The most valuable esports companies in the world are now worth US$400 million, according to Forbes.
Cloud9 and Team SoloMid are joint top of the business outlet’s second annual list of the most valuable competitive gaming organisations, which claims 13 esports companies now have a valuation of more than US$100 million, compared to nine last year.
According to the study, which included input from company executives, industry analysts and investors, the average value of the companies on the list has climbed to US$217 million, a whopping 52 per cent higher than the 2018 rankings.
Cloud9, which has a franchise in the League of Legends Championship Series (LCS) and operates the London Spitfire Overwatch League franchise, also topped the list last year, and has seen its value climb US$90 million despite only generating US$29 million in revenue.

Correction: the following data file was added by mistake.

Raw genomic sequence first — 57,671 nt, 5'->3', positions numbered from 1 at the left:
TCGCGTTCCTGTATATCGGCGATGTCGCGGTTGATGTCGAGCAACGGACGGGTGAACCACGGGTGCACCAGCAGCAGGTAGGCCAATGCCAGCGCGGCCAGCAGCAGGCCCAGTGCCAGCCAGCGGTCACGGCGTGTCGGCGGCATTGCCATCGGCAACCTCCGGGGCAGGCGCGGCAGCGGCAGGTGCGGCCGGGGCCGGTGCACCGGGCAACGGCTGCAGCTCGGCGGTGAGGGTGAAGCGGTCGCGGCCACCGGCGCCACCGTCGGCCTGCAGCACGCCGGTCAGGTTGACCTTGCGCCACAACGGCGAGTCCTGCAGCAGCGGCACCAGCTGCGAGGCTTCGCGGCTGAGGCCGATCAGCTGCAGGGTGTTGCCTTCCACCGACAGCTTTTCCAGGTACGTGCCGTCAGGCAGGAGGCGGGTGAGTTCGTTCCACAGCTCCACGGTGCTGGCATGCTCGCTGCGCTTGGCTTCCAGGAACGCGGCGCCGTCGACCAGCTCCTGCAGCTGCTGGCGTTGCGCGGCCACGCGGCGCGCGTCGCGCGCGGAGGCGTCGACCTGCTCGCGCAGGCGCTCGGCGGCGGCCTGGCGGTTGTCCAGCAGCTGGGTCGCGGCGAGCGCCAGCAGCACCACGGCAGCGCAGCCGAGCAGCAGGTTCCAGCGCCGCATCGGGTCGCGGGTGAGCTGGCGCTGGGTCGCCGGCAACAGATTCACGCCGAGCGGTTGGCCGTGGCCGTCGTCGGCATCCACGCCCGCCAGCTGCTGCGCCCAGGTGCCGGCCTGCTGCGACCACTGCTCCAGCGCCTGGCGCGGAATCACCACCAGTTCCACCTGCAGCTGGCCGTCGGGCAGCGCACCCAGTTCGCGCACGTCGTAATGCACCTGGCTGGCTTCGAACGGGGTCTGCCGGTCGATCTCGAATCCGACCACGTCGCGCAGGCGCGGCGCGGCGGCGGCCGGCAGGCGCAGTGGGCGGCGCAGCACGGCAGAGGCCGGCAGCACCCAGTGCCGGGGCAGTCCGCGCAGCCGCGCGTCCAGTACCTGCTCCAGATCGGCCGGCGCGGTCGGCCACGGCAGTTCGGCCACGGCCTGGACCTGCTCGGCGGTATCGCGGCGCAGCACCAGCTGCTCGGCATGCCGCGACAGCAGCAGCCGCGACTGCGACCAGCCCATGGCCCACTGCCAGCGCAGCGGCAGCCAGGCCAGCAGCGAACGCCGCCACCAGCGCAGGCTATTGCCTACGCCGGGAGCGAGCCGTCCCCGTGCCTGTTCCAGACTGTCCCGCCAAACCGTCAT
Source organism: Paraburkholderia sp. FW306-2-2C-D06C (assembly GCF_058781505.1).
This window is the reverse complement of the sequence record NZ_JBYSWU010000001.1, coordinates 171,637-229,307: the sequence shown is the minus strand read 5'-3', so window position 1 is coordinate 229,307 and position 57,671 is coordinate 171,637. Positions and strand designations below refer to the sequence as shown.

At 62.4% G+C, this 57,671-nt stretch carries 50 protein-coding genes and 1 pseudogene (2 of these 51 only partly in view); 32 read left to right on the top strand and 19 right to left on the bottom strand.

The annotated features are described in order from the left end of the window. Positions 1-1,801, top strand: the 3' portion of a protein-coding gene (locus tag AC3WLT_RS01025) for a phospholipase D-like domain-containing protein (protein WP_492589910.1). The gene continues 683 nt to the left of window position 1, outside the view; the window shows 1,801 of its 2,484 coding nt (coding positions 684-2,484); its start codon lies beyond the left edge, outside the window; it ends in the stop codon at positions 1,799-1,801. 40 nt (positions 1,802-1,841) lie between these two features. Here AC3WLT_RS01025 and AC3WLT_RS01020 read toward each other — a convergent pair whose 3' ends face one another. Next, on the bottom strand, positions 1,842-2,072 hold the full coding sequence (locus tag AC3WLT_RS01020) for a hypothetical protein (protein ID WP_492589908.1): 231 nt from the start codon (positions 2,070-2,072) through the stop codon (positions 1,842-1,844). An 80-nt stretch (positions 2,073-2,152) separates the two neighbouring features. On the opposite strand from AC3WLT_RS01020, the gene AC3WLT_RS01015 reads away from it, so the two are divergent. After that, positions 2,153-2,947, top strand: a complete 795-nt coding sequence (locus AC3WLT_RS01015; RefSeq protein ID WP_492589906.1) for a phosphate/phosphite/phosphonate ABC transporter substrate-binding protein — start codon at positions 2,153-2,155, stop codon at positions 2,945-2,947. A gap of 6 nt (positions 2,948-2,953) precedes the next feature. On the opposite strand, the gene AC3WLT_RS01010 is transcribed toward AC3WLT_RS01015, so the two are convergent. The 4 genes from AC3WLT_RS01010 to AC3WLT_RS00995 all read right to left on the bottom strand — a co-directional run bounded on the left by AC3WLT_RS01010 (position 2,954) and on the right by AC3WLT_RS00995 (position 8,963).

Forbes’ valuation of Team SoloMid, which also owns a franchise in the LCS and runs a host of other non-franchise teams, has soared US$150 million, with the organisation estimated to bring in US$35 million in revenue.
New entries in this year’s list include FaZe Clan (US$240 million), NRG Esports (US$150 million), Misfits Gaming (US$120 million) and OverActive Media (US$120 million). The three teams that dropped out of the rankings are Infinite Esports, which was bought by Immortals Gaming Club, Echo Fox and Counter Logic Gaming.
The report comes with the global esports industry expected to achieve revenue of more than US$1 billion for the first time this year, according to Newzoo, with North America accounting for 40 per cent of that figure.
Despite the lucrative figures, competitive gaming is yet to convince everyone that it is a sound investment. Mark Cuban, owner of the National Basketball Association’s (NBA) Dallas Mavericks, recently described owning an esports team in the US as “awful business”, adding that he “absolutely wouldn’t” invest in the space.